The strength of the framework is in its linearity, its clear flexibility and in the consideration of uncertainty at every stage of the analysis. The framework has potential applications to other forms of extreme loading; however in order for this to be achieved the ‘mapping’ of the framework to the analysis of structures for other loading situations must be successful.
                 This paper illustrates one such ‘mapping’ of the framework for Performance Based Fire Engineering (PBFE) of structures. Using a combination of simple analytical techniques and codified methods as well as random sampling techniques to develop a range of response records, the PEER framework is followed to illustrate its application to structural fire engineering. The end result is a successful application of the earthquake framework to fire which highlights both the assumptions which are inherent in the performance based design framework as well as subjects of future research which will allow more confidence in the design of structures for fire using performance based techniques.
                 This article describes the PEER framework applied to structural earthquake design then follows the framework from start to completion applying suitable alternative tools to perform each stage of the analysis for structures in fire.

Title: Design of intumescent fire protection for concrete filled structural hollow sections

Journal: Fire Safety Journal [Vol.67; (2014); pgs 13–23]

Authors: David Rush, Luke Bisby (both Univeristy of Edinburgh) Martin Gillie (University of Manchester), Allan Jowsey (International Paint Ltd.), Barbara Lane (Arup)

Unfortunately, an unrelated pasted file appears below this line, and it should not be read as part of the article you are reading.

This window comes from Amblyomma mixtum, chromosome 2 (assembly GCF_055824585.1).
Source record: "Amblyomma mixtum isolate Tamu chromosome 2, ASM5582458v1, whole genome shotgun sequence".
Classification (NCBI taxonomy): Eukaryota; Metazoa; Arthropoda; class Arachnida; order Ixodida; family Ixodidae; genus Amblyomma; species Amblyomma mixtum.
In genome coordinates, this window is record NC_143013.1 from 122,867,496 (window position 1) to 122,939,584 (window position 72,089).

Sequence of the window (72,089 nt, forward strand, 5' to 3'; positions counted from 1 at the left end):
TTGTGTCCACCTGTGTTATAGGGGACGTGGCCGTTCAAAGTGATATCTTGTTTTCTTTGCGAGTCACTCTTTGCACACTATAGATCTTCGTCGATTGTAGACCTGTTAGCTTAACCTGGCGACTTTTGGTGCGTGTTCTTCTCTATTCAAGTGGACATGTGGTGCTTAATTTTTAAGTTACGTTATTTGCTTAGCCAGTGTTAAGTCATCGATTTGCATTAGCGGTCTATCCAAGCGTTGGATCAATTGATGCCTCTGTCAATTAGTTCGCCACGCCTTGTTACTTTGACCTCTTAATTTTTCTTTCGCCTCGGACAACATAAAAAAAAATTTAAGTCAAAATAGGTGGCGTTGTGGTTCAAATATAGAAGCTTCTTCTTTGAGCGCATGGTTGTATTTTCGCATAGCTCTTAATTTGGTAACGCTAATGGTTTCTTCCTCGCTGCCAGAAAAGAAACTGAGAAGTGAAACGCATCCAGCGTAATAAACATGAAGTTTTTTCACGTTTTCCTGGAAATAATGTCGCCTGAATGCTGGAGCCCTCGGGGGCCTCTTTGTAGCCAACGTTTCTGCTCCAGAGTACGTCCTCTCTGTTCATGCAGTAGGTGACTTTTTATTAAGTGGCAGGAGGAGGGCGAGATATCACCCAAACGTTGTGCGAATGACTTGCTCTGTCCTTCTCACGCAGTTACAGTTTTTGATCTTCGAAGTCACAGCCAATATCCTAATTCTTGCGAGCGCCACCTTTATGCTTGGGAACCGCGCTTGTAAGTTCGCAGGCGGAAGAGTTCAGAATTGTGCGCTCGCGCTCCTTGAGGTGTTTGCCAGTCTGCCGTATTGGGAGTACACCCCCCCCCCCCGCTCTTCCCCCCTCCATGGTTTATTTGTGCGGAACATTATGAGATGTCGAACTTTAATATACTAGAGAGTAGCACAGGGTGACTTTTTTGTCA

Keywords: Composite columns; Intumescent fire protection; Forensic analysis; Section factor; Limiting temperature; Design.

Abstract:  Design of intumescent protection systems for concrete filled structural steel hollow (CFS) sections in the UK typically requires three input parameters in practice: (1) a required fire resistance rating; (2) and ‘effective’ section factor; and (3) a limiting steel temperature for the hollow structural section.  While the first of these inputs is generally prescribed in building codes, the latter two require greater engineering knowledge and judgement.  This paper examines results from standard furnace tests on 26 CFS sections, 14 of which were protected with intumescent coatings by application of current UK design guidance. The protected sections demonstrate highly conservative fire protection under standard fire exposure, a conservatism not typically observed for protected unfilled steel hollow sections. The possible causes of the observed conservatism are discussed, and it is demonstrated that the method currently used to calculate the effective section factor for protected CFS columns is based on a false presumption that both unprotected and protected CFS columns can be treated in the same manner. A conservative method for determination of the steel limiting temperature for CFS columns is proposed; this can be applied by designers to more efficiently specify intumescent fire protection for CFS members.